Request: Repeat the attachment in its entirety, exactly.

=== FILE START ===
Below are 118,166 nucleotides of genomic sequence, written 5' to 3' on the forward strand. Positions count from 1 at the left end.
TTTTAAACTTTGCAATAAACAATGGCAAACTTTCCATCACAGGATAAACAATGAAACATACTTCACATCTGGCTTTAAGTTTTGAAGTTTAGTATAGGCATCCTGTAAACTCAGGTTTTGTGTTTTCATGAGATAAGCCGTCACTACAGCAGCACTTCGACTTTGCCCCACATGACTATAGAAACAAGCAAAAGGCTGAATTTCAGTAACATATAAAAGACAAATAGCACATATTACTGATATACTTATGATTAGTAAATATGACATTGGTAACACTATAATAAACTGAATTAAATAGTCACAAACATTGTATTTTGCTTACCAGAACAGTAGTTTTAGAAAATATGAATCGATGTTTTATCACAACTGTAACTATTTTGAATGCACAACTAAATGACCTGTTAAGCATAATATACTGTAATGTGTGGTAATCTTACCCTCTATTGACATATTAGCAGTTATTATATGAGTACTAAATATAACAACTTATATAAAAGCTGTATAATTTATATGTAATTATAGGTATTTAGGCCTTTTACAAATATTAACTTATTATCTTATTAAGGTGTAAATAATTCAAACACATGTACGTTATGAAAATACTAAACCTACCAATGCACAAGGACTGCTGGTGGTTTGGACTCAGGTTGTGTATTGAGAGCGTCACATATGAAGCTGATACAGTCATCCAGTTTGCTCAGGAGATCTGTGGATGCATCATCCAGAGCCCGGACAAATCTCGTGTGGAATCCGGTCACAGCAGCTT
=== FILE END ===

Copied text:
Below are 118,166 nucleotides of genomic sequence, written 5' to 3' on the forward strand. Positions count from 1 at the left end.
TTTTAAACTTTGCAATAAACAATGGCAAACTTTCCATCACAGGATAAACAATGAAACATACTTCACATCTGGCTTTAAGTTTTGAAGTTTAGTATAGGCATCCTGTAAACTCAGGTTTTGTGTTTTCATGAGATAAGCCGTCACTACAGCAGCACTTCGACTTTGCCCCACATGACTATAGAAACAAGCAAAAGGCTGAATTTCAGTAACATATAAAAGACAAATAGCACATATTACTGATATACTTATGATTAGTAAATATGACATTGGTAACACTATAATAAACTGAATTAAATAGTCACAAACATTGTATTTTGCTTACCAGAACAGTAGTTTTAGAAAATATGAATCGATGTTTTATCACAACTGTAACTATTTTGAATGCACAACTAAATGACCTGTTAAGCATAATATACTGTAATGTGTGGTAATCTTACCCTCTATTGACATATTAGCAGTTATTATATGAGTACTAAATATAACAACTTATATAAAAGCTGTATAATTTATATGTAATTATAGGTATTTAGGCCTTTTACAAATATTAACTTATTATCTTATTAAGGTGTAAATAATTCAAACACATGTACGTTATGAAAATACTAAACCTACCAATGCACAAGGACTGCTGGTGGTTTGGACTCAGGTTGTGTATTGAGAGCGTCACATATGAAGCTGATACAGTCATCCAGTTTGCTCAGGAGATCTGTGGATGCATCATCCAGAGCCCGGACAAATCTCGTGTGGAATCCGGTCACAGCAGCTT